So, as you are reading this blog, you have an interest in heart attacks and that’s probably because you’ve recently had one, or someone you know has and you want to know more. Or, maybe you’re getting a bit older and want to be prepared.
The most common symptom of a heart attack is chest pain, usually described as crushing, squeezing, pressing, heavy, or occasionally, stabbing or burning. Although this pain can occur at any time, a great number of patients experience it in the morning, within a few hours after awakening. Chest pain tends to be focused either in the center of the chest or just below the center of the rib cage, and it can spread to the arms, abdomen, neck, lower jaw or neck. Sometimes, when a heart attack causes burning chest pain, nausea and vomiting, a patient may mistake his or her heart symptoms for indigestion.
So here are the normal warning signs of a heart attack. The body likely will send one or more of these warning signals:
- Uncomfortable pressure, fullness, squeezing or pain in the center of the chest lasting more than a few minutes.
- If you do experience chest pain and the pain is severe, you should seek immediate medical care. Even if the chest pain is not severe, emergency care is needed if the chest pain is crushing or squeezing or is accompanied by one or more of the following symptoms
- shortness of breath
- discomfort or tingling in the arms, especially the left arm
- pain in the back
- tightness or pain in the lower jaw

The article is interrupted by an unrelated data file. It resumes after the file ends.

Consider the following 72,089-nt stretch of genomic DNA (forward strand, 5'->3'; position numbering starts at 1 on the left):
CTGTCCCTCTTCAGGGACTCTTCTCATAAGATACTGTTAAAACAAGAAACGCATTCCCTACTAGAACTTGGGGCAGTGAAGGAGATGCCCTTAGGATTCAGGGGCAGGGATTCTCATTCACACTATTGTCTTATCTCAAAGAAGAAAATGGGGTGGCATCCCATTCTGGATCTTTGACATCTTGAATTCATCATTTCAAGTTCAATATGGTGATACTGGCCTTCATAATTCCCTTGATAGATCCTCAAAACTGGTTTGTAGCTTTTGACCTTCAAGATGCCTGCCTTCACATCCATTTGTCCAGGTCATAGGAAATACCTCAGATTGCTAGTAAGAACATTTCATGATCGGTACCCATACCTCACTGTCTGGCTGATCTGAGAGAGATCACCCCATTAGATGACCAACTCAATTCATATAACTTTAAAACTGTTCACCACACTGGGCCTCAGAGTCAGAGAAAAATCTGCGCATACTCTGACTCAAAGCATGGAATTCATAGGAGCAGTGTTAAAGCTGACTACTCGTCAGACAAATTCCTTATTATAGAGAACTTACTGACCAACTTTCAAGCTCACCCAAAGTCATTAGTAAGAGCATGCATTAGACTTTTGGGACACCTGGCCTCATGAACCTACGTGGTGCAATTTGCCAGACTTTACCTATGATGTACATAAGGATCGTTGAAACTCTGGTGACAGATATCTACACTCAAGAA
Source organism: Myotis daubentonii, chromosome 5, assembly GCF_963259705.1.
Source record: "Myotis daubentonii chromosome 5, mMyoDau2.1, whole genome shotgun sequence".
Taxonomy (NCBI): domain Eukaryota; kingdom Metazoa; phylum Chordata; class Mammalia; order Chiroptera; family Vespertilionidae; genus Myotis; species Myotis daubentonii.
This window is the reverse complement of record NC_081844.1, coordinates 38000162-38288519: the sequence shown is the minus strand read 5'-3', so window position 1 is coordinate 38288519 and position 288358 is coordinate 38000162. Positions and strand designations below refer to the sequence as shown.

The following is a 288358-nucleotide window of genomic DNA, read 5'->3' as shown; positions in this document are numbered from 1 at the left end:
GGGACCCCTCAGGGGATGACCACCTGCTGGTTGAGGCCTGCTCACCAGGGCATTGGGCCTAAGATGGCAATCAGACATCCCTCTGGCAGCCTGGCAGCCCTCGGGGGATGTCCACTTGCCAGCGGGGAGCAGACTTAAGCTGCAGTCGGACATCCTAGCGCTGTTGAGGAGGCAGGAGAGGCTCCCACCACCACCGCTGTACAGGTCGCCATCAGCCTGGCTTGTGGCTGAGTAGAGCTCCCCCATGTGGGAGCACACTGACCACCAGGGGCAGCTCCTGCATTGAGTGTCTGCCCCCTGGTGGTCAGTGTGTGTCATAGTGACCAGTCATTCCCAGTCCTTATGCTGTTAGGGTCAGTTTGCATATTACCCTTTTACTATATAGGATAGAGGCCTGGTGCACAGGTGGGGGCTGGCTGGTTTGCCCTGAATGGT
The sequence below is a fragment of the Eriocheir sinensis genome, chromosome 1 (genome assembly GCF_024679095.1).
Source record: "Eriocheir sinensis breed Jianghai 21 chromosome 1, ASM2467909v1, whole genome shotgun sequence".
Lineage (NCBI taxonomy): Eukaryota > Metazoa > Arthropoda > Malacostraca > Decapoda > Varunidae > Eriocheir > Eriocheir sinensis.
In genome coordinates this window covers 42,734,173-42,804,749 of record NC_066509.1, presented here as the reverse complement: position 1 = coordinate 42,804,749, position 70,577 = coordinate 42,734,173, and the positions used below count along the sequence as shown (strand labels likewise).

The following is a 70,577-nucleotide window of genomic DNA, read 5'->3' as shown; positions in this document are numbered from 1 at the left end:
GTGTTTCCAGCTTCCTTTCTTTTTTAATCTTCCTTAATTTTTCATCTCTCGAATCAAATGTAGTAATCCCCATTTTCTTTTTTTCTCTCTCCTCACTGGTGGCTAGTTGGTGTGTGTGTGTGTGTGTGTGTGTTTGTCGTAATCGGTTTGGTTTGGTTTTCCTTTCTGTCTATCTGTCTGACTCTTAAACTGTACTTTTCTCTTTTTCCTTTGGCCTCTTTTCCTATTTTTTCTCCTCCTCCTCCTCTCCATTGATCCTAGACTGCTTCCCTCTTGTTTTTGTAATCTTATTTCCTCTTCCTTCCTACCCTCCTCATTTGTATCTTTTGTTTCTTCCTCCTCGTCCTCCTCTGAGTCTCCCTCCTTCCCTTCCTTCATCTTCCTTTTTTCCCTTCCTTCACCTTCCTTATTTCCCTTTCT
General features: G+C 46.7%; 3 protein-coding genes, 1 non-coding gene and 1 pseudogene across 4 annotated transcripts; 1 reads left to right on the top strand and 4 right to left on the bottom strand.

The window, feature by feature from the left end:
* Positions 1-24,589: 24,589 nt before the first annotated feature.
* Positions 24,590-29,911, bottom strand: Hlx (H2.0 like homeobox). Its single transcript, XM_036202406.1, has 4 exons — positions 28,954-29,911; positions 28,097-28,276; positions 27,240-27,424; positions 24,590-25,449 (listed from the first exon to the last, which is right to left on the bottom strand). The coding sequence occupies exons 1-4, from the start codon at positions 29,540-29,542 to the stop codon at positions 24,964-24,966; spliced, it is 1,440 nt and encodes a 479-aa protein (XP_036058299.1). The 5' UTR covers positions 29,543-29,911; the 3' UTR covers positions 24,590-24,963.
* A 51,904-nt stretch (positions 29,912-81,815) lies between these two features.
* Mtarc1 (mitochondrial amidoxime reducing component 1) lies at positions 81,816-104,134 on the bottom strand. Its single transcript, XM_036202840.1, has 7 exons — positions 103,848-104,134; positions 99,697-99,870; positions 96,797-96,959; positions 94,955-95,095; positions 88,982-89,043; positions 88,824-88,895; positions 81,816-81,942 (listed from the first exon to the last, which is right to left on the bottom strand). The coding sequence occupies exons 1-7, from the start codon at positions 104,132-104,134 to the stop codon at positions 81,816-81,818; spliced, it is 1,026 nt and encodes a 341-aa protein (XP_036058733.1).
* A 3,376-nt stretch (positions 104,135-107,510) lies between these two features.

- profuse sweating
- lightheadedness or loss of consciousness.
- Pain spreading to the shoulders, neck or arms. The pain may be mild to intense. It may feel like pressure, tightness, burning, or heavy weight. It may be located in the chest, upper abdomen, neck, jaw, or inside the arms or shoulders.
- Anxiety, nervousness and/or cold, sweaty skin.
- Paleness or pallor.
- Increased or irregular heart rate.
- Feeling of impending doom.
IF YOU NOTICE ONE OR MORE OF THESE SIGNS, DON'T WAIT. CALL EMERGENCY MEDICAL SERVICES (911) immediately.However, you still may be having a heart attack and have different symptoms. One of these is sharp pain in the scapula (shoulder blade). This is not common and so, it is hard to diagnose as a heart attack. When the paramedics do arrive, they may do an EKG so that they will know how to best treat you and which hospital to take you to. And this still may not give the right indications. Here’s a question for you to review: Can pain in the jaw or teeth be an indication of a heart attack? The answer is yes. Heart pain can radiate to the jaw and teeth. It is more common for heart-related discomfort to affect the lower jaw than the upper jaw. It is important to know that a heart attack can have symptoms other than chest pain, and these symptoms should be checked immediately. Pain in the upper teeth also can indicate other conditions, such as a sinus infection. It's important to get evaluated by your doctor to know the cause of your symptoms. Remember:
- In 25% of adults, the first sign of heart disease is sudden death from a heart attack.
- In about 15% of cases, the patient never reaches a hospital for treatment and dies quickly after symptoms begin.
- How long heart attack symptoms last varies from person to person.
- Heart attacks strike almost one million people in the United States each year, causing almost 200,000 deaths.
In a future post, we’ll review what will happen when you do reach the hospital.